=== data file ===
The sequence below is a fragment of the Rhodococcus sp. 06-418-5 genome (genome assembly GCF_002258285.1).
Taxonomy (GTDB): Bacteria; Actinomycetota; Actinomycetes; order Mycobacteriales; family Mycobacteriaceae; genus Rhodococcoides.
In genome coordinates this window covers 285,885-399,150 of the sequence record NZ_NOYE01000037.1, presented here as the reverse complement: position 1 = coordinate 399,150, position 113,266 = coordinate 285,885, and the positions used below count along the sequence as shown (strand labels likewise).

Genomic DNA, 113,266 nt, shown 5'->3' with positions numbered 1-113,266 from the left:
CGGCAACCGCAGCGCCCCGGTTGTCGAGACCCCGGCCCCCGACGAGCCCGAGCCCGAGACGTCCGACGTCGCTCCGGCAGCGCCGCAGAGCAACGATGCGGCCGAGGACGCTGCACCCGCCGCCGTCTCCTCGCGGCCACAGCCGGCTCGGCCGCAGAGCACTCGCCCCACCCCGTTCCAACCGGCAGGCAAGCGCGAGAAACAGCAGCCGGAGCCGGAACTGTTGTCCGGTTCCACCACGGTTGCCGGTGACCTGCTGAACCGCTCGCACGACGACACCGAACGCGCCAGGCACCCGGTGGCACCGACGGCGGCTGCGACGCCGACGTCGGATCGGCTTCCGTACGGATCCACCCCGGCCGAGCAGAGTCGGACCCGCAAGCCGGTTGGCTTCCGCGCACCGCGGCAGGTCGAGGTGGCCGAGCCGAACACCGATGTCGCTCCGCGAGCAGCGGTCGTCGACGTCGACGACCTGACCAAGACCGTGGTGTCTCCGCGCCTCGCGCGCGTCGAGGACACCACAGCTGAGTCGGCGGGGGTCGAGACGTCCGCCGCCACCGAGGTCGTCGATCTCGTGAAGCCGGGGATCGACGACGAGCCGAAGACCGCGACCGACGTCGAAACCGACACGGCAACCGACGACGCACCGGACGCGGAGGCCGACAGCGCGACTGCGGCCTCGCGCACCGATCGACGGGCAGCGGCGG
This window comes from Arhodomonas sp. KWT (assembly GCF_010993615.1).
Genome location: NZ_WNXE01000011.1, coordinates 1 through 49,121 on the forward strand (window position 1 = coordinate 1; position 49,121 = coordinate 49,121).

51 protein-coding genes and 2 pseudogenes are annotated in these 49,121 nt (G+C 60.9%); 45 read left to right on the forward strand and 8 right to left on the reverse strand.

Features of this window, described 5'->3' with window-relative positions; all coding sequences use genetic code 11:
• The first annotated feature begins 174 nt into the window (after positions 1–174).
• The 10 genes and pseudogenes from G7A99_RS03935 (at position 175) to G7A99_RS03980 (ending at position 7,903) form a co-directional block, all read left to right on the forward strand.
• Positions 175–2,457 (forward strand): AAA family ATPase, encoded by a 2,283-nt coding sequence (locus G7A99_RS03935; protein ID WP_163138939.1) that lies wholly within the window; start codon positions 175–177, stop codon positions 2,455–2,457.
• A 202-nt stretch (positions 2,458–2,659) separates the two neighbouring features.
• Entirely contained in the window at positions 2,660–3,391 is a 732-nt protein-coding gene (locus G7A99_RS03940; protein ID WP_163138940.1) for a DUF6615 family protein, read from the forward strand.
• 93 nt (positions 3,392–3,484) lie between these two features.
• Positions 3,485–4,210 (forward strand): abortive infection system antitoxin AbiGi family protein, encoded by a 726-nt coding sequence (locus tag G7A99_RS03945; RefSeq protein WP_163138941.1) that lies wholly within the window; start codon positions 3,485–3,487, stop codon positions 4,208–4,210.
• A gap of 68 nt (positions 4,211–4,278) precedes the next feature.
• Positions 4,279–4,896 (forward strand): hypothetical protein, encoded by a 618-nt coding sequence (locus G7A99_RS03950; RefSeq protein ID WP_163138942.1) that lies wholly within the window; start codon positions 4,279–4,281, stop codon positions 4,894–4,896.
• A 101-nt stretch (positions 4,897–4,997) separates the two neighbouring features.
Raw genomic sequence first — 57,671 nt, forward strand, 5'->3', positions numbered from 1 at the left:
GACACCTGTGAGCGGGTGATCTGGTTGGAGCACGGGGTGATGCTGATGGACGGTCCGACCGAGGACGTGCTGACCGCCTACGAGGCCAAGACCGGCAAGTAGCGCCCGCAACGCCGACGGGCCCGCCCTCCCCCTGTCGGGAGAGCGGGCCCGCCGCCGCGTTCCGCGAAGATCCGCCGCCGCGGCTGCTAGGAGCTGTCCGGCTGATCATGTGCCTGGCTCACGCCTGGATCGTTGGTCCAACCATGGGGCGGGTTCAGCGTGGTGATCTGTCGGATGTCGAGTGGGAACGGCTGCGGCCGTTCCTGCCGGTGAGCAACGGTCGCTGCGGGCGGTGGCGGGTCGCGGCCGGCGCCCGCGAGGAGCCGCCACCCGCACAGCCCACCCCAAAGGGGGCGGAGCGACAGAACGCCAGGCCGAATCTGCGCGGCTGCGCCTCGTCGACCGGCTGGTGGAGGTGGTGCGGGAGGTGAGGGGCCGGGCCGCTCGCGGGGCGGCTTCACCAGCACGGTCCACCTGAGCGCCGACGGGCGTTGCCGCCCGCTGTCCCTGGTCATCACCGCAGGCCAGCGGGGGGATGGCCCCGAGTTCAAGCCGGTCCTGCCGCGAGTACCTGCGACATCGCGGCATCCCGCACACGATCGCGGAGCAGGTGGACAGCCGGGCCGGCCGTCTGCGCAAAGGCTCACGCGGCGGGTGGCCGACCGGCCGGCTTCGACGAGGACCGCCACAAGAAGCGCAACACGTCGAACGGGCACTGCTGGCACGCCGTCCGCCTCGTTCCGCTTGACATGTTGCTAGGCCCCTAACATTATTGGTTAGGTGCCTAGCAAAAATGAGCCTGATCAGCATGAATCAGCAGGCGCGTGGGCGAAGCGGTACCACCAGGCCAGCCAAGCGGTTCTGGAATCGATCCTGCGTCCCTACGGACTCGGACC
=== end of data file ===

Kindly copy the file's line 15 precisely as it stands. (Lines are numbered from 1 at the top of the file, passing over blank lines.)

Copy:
• 93 nt (positions 3,392–3,484) lie between these two features.